Behind the scenes: How NEXT Berlin 2012 came to be
It’s always exciting when something that has been planned for quite a long time finally materialises itself in the physical world. Over the course of three days, we turned Station-Berlin from almost empty into a complete event setup. Have a look at the video to see what happened during these days in early May.
The event architecture was developed by raumlaborberlin. These smart group of architects worked both for re:publica and NEXT Berlin, giving us a chance to put into practice what seemed impossible when we first thought of it: to turn the re:publica location into the NEXT Berlin venue in no more than three days.
These two conferences, both the highlight events of the Berlin Web Week, bring together around 6.000 people to Berlin. But the two events have quite a divergent profile. While we could share a lot of infrastructure, the look and feel had to be completely different.
The first questions the raumlaborberlin team asked themselves were: What does post-digital mean for the interior design of an event? And since Station-Berlin is a huge venue, how to create the needed density, to avoid participants feeling lost in space?
Their answer was to re-think the whole space, define different zones and apply a new, additional scale to them. The huge, empty halls had to be atmospherically charged, rearranged and armed with a new organising logic.
As architects, the team had a close look at cities and a variety of landscapes. They finally settled with the metaphor of harbours, water and islands. The existing piers of the former mail distribution center would be complemented with new catwalks and islands.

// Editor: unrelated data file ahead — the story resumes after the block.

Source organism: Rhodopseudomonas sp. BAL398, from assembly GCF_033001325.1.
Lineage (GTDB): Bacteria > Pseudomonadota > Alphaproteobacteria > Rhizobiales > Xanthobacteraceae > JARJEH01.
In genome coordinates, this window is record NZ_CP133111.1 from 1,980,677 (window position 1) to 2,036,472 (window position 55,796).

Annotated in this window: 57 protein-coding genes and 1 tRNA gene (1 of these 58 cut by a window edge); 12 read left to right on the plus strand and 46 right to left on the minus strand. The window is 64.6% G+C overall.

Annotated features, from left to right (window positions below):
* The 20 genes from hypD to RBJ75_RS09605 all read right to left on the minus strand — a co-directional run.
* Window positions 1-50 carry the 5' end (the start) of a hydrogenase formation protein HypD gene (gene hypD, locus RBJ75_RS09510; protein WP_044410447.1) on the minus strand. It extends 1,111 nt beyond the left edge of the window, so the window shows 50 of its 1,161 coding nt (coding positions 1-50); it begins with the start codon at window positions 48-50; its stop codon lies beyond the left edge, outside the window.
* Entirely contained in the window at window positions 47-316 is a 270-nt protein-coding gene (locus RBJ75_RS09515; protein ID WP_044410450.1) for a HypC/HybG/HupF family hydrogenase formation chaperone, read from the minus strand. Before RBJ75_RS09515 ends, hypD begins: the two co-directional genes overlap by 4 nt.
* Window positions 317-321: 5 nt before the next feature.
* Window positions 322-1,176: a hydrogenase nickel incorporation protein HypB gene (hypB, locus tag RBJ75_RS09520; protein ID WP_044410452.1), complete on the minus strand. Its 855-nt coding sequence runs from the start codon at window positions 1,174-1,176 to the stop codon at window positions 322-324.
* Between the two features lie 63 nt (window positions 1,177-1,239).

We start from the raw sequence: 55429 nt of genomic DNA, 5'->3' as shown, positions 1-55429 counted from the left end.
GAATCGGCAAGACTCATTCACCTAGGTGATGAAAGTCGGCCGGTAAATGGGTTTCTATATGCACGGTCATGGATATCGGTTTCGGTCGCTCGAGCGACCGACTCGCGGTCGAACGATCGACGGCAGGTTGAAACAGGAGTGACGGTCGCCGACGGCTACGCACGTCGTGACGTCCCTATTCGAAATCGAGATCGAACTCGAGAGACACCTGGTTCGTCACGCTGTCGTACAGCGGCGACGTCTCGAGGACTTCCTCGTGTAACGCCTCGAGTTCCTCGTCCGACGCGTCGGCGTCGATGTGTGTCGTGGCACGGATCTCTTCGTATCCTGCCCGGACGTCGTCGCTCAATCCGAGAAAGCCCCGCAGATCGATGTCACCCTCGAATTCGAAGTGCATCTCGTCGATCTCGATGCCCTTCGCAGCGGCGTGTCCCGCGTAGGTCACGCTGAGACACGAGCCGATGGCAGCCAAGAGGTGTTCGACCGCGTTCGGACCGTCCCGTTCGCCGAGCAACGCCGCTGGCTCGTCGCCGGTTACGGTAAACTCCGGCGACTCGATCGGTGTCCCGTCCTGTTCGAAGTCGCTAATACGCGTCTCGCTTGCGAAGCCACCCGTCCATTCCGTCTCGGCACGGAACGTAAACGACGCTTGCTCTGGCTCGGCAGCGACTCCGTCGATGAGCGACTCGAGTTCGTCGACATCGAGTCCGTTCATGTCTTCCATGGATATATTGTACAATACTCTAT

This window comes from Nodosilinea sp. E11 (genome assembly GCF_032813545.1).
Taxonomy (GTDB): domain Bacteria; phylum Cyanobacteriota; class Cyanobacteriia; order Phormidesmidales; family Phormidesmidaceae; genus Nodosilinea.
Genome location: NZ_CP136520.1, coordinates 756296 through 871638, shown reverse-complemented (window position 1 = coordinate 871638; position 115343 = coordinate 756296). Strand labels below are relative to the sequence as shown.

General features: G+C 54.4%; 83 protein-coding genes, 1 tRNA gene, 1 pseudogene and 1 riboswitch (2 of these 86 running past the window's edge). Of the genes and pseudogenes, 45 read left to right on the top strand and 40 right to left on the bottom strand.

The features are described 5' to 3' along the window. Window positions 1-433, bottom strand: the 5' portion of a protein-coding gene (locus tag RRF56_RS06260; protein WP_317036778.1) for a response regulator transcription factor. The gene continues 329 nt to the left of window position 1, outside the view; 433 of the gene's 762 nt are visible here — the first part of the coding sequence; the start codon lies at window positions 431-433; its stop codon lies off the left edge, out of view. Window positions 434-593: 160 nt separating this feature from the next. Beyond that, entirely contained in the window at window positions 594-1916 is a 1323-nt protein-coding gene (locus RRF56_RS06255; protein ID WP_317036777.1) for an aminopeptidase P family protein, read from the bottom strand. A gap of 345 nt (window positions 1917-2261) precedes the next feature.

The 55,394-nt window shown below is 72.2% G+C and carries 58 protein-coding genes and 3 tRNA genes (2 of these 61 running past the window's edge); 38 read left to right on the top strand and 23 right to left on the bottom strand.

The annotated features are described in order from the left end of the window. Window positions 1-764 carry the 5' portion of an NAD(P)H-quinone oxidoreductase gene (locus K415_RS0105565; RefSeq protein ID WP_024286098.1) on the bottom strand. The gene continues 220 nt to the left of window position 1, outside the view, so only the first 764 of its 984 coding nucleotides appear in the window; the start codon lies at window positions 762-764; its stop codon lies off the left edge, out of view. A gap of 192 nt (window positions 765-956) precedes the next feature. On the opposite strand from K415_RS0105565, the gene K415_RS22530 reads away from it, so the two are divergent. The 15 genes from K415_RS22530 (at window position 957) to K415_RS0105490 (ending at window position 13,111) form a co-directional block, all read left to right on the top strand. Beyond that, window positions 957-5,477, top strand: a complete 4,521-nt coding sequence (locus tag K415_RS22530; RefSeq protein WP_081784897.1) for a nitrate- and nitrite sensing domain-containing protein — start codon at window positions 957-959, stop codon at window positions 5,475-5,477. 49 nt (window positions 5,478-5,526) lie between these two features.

The idea was to guide the visitor alongside those catwalks through the metaphorical water to the different islands. For these islands, the raumlaborberlin team came up with the untypical use of standard stage elements. This led to a very rough, pixelated look that fitted nicely with the Wilhelminian style of the building.
The design of the round, temporary rooms played with the difference of inside and outside. While black, calm and carefully designed on the inside, these rooms appeared rough from the outside, exposing the details of the construction.
With black as the basic colour, they created another contrast between the architecture and its use by exhibitors and participants likewise. Therefore, everything that was added to the basic setup and every participant gained a lively, colourful vibrancy.
The video not only shows the setup but also the two event days and the dismantling. While it’s just one part of the central hall, it still nicely illustrates the basic idea and how it was put into practice.
The raumlaborberlin team: Francesco Apuzzo, Christof Mayer, Andrea Hofmann, Andreas Krauth, and Claire Mothais.